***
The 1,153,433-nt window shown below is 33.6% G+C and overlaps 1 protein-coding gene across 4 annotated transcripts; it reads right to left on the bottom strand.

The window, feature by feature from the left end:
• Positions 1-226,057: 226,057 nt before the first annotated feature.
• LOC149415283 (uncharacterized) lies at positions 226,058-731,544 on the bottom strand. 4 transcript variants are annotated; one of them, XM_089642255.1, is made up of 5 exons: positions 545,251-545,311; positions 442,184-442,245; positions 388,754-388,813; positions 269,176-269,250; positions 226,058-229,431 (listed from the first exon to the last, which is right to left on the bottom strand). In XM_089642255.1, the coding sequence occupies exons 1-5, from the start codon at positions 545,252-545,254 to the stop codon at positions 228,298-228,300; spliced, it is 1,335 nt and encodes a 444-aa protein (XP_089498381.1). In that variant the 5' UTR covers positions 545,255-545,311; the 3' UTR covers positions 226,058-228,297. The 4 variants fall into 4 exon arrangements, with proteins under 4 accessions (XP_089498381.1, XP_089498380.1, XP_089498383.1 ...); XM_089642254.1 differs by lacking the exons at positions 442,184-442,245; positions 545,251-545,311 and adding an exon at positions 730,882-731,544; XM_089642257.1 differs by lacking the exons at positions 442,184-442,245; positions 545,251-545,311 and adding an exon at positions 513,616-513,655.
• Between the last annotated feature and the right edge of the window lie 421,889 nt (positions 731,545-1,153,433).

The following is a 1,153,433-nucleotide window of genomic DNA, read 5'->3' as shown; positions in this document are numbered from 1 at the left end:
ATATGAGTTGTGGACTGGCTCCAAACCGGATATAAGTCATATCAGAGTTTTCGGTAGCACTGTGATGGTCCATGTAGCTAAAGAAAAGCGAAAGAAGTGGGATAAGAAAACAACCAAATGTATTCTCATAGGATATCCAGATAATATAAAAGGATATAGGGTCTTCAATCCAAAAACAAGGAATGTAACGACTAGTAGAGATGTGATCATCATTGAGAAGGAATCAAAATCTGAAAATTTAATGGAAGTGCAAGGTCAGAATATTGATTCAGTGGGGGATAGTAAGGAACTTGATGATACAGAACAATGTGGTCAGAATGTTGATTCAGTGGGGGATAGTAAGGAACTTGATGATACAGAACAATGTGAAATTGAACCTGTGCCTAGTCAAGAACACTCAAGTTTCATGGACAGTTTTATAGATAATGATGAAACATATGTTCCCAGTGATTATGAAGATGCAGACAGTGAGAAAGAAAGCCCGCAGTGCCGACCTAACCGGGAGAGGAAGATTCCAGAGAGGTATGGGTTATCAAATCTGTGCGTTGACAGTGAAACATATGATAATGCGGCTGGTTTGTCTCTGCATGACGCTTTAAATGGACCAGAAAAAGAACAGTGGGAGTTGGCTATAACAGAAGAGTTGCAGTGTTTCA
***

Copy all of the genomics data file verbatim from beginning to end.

The 1,153,433-nt window shown below is 33.6% G+C and overlaps 1 protein-coding gene across 4 annotated transcripts; it reads right to left on the bottom strand.

The window, feature by feature from the left end:
• Positions 1-226,057: 226,057 nt before the first annotated feature.
• LOC149415283 (uncharacterized) lies at positions 226,058-731,544 on the bottom strand. 4 transcript variants are annotated; one of them, XM_089642255.1, is made up of 5 exons: positions 545,251-545,311; positions 442,184-442,245; positions 388,754-388,813; positions 269,176-269,250; positions 226,058-229,431 (listed from the first exon to the last, which is right to left on the bottom strand). In XM_089642255.1, the coding sequence occupies exons 1-5, from the start codon at positions 545,252-545,254 to the stop codon at positions 228,298-228,300; spliced, it is 1,335 nt and encodes a 444-aa protein (XP_089498381.1). In that variant the 5' UTR covers positions 545,255-545,311; the 3' UTR covers positions 226,058-228,297. The 4 variants fall into 4 exon arrangements, with proteins under 4 accessions (XP_089498381.1, XP_089498380.1, XP_089498383.1 ...); XM_089642254.1 differs by lacking the exons at positions 442,184-442,245; positions 545,251-545,311 and adding an exon at positions 730,882-731,544; XM_089642257.1 differs by lacking the exons at positions 442,184-442,245; positions 545,251-545,311 and adding an exon at positions 513,616-513,655.
• Between the last annotated feature and the right edge of the window lie 421,889 nt (positions 731,545-1,153,433).

The following is a 1,153,433-nucleotide window of genomic DNA, read 5'->3' as shown; positions in this document are numbered from 1 at the left end:
ATATGAGTTGTGGACTGGCTCCAAACCGGATATAAGTCATATCAGAGTTTTCGGTAGCACTGTGATGGTCCATGTAGCTAAAGAAAAGCGAAAGAAGTGGGATAAGAAAACAACCAAATGTATTCTCATAGGATATCCAGATAATATAAAAGGATATAGGGTCTTCAATCCAAAAACAAGGAATGTAACGACTAGTAGAGATGTGATCATCATTGAGAAGGAATCAAAATCTGAAAATTTAATGGAAGTGCAAGGTCAGAATATTGATTCAGTGGGGGATAGTAAGGAACTTGATGATACAGAACAATGTGGTCAGAATGTTGATTCAGTGGGGGATAGTAAGGAACTTGATGATACAGAACAATGTGAAATTGAACCTGTGCCTAGTCAAGAACACTCAAGTTTCATGGACAGTTTTATAGATAATGATGAAACATATGTTCCCAGTGATTATGAAGATGCAGACAGTGAGAAAGAAAGCCCGCAGTGCCGACCTAACCGGGAGAGGAAGATTCCAGAGAGGTATGGGTTATCAAATCTGTGCGTTGACAGTGAAACATATGATAATGCGGCTGGTTTGTCTCTGCATGACGCTTTAAATGGACCAGAAAAAGAACAGTGGGAGTTGGCTATAACAGAAGAGTTGCAGTGTTTCA